{
    if (numVerts == MAX_PATH_VERTS) return;
    end         = Vec2(x, y);
    dist        = Vec2Dist(start, end);
    num         = (int)dist;
    if (num > 0)
    {
        startVert   = numVerts;
        numVerts    = MaxInt(numVerts + num, MAX_PATH_VERTS);
        for (int i = startVert; i < numVerts; i++)
        {
            Vec2Lerp(&verts[i], start, end, (i - startVert) / dist);
        }
        time += [Engine GetTimeElapsed];
    }
    start = end;
    [self DrawRender];
}

Below is the entire class (note that several of the vars are structs elsewhere in the engine, but you get the gist).

// INTERFACE
#define MAX_PATH_VERTS  20000
@interface Path : NSObject
{
@public
    VEC2            verts[MAX_PATH_VERTS];
    int             numVerts;
    int             startVert;
    VEC2            start;
    VEC2            end;
    VEC2            cur;
    Texture*        texture;
    COLOR           color;
    float           size;
    float           tick;
    float           time;
    int             num;
    float           dist;
    BOOL            replaying;
    int             vertCount;
    int             curVert;
    int             endVert;
}
@property (nonatomic, readwrite) BOOL replaying;
- (id)   initWithColorTextureSize:(COLOR)c texture:(Texture*)t size:(float)s;
- (void) DrawStart:(float)x y:(float)y;
- (void) Draw:(float)x y:(float)y;
- (BOOL) Replay;
- (void) ReplayStart;
@end

// IMPLEMENTATION
@implementation Path
@synthesize replaying;
- (id) initWithColorTextureSize:(COLOR)c texture:(Texture*)t size:(float)s
{
    if (!(self == [super init])) return nil;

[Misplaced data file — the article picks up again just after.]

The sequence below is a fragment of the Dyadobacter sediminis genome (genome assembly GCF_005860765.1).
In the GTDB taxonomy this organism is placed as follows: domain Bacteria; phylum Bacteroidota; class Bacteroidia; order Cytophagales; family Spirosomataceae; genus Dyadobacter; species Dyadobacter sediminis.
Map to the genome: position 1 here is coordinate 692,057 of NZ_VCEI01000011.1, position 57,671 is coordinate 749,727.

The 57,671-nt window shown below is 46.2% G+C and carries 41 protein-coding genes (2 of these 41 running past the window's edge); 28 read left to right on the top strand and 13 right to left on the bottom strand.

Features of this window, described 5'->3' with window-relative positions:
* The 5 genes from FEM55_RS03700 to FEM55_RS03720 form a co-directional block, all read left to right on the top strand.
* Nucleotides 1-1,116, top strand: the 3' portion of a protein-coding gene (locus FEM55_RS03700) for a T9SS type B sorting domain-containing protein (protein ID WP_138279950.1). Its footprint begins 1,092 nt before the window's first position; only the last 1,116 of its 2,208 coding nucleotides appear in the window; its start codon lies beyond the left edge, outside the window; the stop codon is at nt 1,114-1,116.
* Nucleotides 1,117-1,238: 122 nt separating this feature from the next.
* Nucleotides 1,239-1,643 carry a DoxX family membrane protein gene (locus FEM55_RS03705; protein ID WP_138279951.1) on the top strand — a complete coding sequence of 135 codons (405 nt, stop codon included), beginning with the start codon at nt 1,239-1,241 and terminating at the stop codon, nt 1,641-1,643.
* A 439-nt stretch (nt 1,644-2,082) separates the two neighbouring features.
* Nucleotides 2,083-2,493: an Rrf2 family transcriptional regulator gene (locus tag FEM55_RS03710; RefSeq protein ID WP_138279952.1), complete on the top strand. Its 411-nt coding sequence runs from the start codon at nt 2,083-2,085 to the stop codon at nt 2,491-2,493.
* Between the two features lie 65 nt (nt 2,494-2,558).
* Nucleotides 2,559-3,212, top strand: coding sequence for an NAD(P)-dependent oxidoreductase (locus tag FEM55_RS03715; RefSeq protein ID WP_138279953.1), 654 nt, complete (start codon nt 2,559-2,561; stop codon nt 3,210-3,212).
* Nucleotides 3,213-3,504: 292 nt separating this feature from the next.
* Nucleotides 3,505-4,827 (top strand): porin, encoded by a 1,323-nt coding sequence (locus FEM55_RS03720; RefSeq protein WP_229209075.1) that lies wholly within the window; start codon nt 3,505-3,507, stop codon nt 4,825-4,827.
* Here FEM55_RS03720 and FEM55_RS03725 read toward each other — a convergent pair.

numVerts        = 0;
    texture         = t;
    color           = c;
    size            = s;
    return self;
}
- (void) DrawRender
{
    if (num > 0)
    {
        glEnablePointSprite(GL_TRUE, size);
        glSetTexture(texture.index);
        glSetColor(color.r, color.g, color.b, color.a);
        glSetVertexPointerEx(&verts[0], sizeof(VEC2), 2);
        glDrawArrays(GL_POINTS, startVert, num);
    }
}
- (void) DrawStart:(float)x y:(float)y
{
    if (numVerts == MAX_PATH_VERTS) return;
    verts[0]    = start = end = Vec2(x, y);
    numVerts    = num = 1;
    startVert   = 0;
    time        = 0;
    [self DrawRender];
}
- (void) Draw:(float)x y:(float)y
{
    if (numVerts == MAX_PATH_VERTS) return;
    end         = Vec2(x, y);
    dist        = Vec2Dist(start, end);
    num         = (int)dist;
    if (num > 0)
    {
        startVert   = numVerts;
        numVerts    = IEMaxInt(numVerts + num, MAX_PATH_VERTS);
        for (int i = startVert; i < numVerts; i++)
        {
            Vec2Lerp(&verts[i], start, end, (i - startVert) / dist);
        }
        time += [Engine GetTimeElapsed];
    }
    start = end;
    [self DrawRender];
}
- (BOOL) Replay
{
    if (replaying)
    {
        tick    = Max(tick + [Engine GetTimeElapsed], time);
        curVert = endVert;
        endVert = (int)Max(Lerp(0, numVerts, tick / time), numVerts);
        dist    = Vec2Dist(start, end);
        end     = verts[endVert];
        for (int i = startVert; i < endVert; i++)
        {
            Vec2Lerp(&verts[i], start, end, (i - startVert) / dist);
        }
        start = end;
        int count = MinInt(endVert - curVert, 1);
        if (count > 0)
        {
            glEnablePointSprite(GL_TRUE, size);
            glSetTexture(texture.index);
            glSetColor(color.r, color.g, color.b, color.a);
            glSetVertexPointerEx(&verts[0], sizeof(VEC2), 2);
            glDrawArrays(GL_POINTS, curVert, count);
        }
        replaying = (endVert != numVerts);
    }
    return replaying;
}
- (void) ReplayStart
{
    curVert   = 0;
    endVert   = 0;
    replaying = (curVert < numVerts);
    if (replaying)